When he gets excited, he gets really excited.
And for 8-year-old Shaw, tonight he’s excited for the warm up. From the moment he walks in, he can’t wait. The blonde boy, in his gray and black zip up sweatshirt, is eager to to shake his limbs. Scream a countdown.
And then, he’s ready.
Like the other children gathered beneath the bright fluorescent lights at Indiana State University’s psychology clinic, Shaw’s here for a class specifically designed for 6- to 9-year-olds with high functioning autism. He’s here to practice a skill that, until recently, seemed reserved for comedians and actors.
But, instead of entertainment, tonight it’s being used by one of a growing number of groups that use improv to teach social skills to children with autism.
For children with autism, socializing can be hard because it involves things like taking turns.
“And waiting is very, very, very hard for people with autism and anxiety,” says Janna Graf, Shaw’s mother.
She knows. Two of her four children are diagnosed with autism, attention deficit disorder and anxiety. When Shaw was young, it was hard.
“When he was 3, man, he screamed every day for eight hours a day, for six months,” Graff says. “And he’s just awesome.”
These days, once a week, Graff takes Shaw to the social skills group in the form of an improv theater class.
Rachel Magin, an ISU doctoral student in psychology, designed the class. Her aim is to help these children focus on the different ways people communicate.
“Through our facial expressions, through the way our body language shows it or just the tone of our voice,” Magin says.
Over the course of the seven-week class, Magin is gathering feedback on how children, like Shaw, interpret these things, the modes of communication that are not words.
“Children with autism just are not able to read those cues as well,” Magin says.
For children with autism, those cues can be like a foreign language.
“And they haven’t necessarily learned that language,” Magin says.
But languages can be learned. And improv classes can serve as a language immersion program, of sorts.
“OK, here’s what we’re going to do,” says Erin McTiernan, Magin’s co-teacher, as she gathers the class.
They proceed with a fairly typical improv game: Shaw and classmates pick sentences out of a bright white envelope and randomly choose a card with an emotion on it. Their task: say that sentence, in that emotion.
It’s a child-friendly version of Whose Line Is It Anyway’s “Scene From A Hat.”
Sometimes it runs smoothly. McTiernan helps a 6-year-old student with her combination.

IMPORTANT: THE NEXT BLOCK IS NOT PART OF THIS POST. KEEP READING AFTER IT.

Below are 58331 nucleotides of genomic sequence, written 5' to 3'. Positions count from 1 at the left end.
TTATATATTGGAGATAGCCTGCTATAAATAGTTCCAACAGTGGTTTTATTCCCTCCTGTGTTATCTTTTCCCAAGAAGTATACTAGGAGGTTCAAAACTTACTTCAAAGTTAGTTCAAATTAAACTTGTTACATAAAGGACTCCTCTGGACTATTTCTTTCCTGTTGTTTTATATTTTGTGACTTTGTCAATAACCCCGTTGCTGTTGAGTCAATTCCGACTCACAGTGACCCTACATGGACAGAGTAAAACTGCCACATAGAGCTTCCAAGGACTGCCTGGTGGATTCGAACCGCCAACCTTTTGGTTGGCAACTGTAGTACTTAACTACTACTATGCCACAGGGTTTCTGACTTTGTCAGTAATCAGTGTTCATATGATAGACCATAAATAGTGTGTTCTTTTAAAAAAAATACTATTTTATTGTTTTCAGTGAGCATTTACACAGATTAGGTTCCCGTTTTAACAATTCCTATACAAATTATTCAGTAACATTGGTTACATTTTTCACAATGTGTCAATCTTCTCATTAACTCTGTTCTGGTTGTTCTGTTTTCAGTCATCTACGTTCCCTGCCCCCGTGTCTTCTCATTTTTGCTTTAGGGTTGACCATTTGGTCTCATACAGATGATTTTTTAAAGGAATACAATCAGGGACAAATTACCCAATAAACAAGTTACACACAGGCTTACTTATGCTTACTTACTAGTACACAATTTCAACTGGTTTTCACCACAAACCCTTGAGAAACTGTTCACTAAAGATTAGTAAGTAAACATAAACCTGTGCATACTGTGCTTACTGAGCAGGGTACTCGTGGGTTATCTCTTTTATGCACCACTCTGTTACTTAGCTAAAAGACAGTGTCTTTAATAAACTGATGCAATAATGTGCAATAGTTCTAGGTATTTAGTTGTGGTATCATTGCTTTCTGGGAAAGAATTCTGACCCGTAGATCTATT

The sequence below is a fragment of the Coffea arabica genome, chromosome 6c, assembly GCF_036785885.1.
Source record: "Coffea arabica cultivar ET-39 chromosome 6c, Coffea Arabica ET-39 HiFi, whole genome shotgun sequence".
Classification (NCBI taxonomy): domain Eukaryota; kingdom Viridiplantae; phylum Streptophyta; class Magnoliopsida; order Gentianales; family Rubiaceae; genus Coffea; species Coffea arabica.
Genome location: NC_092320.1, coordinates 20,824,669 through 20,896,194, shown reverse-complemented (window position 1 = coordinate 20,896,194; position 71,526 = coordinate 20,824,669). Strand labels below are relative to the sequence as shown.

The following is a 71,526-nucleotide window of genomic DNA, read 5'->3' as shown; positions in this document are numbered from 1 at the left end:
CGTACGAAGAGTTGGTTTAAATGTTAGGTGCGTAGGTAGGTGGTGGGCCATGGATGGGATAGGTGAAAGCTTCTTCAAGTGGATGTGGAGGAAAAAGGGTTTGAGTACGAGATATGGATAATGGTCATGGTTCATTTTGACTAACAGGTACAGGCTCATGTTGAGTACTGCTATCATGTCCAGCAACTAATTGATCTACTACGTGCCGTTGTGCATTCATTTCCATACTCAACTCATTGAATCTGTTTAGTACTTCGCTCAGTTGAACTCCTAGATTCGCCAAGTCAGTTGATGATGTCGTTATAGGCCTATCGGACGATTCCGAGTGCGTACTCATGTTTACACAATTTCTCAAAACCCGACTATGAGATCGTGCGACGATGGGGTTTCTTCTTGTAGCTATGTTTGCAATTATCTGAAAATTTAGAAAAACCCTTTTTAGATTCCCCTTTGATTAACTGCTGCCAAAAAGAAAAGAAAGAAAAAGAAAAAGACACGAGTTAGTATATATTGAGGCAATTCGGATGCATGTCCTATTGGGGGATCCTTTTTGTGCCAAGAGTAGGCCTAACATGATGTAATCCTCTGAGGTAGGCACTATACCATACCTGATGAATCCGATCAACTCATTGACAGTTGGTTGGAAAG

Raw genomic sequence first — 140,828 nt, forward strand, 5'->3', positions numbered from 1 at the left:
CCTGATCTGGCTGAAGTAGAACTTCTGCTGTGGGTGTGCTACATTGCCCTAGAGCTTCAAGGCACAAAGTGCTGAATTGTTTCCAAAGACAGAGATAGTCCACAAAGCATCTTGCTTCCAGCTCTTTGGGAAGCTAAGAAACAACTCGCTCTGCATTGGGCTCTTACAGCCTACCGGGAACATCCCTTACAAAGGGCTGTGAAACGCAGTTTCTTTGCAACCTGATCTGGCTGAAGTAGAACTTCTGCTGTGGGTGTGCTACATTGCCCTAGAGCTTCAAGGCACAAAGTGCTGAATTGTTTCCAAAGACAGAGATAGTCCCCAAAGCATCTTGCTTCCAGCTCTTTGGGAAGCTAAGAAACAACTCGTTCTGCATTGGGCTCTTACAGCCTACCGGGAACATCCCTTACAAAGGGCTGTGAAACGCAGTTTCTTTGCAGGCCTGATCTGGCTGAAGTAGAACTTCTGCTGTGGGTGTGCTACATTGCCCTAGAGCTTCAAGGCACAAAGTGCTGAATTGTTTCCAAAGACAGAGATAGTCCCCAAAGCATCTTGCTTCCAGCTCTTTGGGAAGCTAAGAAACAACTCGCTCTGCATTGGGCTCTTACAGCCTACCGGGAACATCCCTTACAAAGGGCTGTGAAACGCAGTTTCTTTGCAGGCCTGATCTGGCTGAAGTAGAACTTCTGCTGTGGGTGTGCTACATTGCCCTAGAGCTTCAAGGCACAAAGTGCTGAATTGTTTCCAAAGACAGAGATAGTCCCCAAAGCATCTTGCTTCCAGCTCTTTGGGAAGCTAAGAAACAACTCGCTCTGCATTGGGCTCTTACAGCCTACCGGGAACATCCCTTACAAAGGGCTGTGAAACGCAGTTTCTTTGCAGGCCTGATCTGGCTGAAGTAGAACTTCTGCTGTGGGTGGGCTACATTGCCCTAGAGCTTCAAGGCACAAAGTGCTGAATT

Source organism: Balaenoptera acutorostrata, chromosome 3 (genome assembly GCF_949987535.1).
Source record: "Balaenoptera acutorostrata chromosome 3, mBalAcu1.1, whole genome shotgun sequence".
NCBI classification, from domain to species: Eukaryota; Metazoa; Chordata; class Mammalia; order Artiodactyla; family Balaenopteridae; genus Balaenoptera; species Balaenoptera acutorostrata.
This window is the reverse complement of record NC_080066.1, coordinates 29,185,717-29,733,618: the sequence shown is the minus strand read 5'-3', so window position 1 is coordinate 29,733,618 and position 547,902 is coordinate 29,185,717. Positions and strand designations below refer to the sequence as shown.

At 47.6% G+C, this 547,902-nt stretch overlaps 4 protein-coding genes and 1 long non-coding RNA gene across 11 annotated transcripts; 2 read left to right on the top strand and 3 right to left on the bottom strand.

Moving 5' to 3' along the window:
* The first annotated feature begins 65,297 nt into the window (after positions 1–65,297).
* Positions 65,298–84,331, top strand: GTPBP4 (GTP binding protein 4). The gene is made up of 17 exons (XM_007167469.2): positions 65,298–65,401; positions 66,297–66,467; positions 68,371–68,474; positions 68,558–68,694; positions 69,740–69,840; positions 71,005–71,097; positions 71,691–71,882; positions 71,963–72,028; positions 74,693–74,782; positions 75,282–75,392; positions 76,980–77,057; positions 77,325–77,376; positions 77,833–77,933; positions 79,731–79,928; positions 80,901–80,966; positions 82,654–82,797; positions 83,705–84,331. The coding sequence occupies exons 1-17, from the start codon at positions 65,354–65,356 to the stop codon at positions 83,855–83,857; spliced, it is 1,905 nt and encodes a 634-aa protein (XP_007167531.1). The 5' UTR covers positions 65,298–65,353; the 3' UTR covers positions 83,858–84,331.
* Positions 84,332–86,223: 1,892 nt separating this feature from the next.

“Say ‘it sounds great’ in a happy voice,” McTiernan says.
“Yay! It sounds great in a happy voice! Yay!” the child responds. “Yay! Yay!”
But – like in real life – the way you say the words changes their meaning. So when emotions don’t obviously line up with the words, it can be more of a challenge for these children.
Like the phrase “it’s over.”
“It’s over!,” says Jake, a 9-year-old. Now, the others have to guess the emotion.
“Umm, sad,” someone guesses.
Magin, the teacher, uses it as a teaching moment.
“What would have helped him to show that he was happy?” Magin asks the class.
Silas – Shaw’s 6-year-old sister doesn’t have autism, but comes with her brother – she knows.
“Yay! It’s over! Yay, it’s over! Yay!” Silas says, jumping in her blue and black striped sweater.
“OK, so jumping up and down, having the voice get a little higher and a little louder,” Magin says. The children nod.
And they improvise other situations, too.
“We’re gonna role play how to deal with anxiety,” McTiernan, the other teacher, says.
Perhaps, it’s something we all could use, but for these children it’s especially important. Children with autism can experience anxiety more intensely and more often than other children.
In an improvised scene with his sister, Shaw plays someone nervous about going to a new school.
“I think it’s going to be scary,” Shaw says.
In the scene, his sister has advice.
“Take deep breaths and you will not be scared,” Silas says.
The idea of the class is pretty straightforward – if children act out different situations and think about their emotions and how they are communicating them, they’ll communicate more clearly in real life.
“[Improv] is being recognized as kind of a technology for human connection and communication,” says Jim Ansaldo, a research scholar at Indiana University.
Ansaldo also runs Camp Yes And, an improv summer camp for teens with autism. He says improv-specific programs for children with autism are rare – he knows about a half dozen – but their number is growing.
“What improv really does is create a safe and fun and authentic environment in which to practice, where mistakes really don’t matter,” Ansaldo says.
And Janna Graf, Shaw’s mother, says the change is real. She saw it when the 8-year-old – who, she says, can ramble – introduced himself at a church group.
“When he learned about ‘how to stop and pause and take a moment,’ he said my name’s Shaw, I’m 8-years-old, and then he actually took his hands and waved it to the next person,” Graf says. “And realized it was his turn.”
She felt wonderful.
And it’s this kind of feedback that the researchers are using to see how this improv class transfers to real social skills. So far, they’re encouraged by the early results.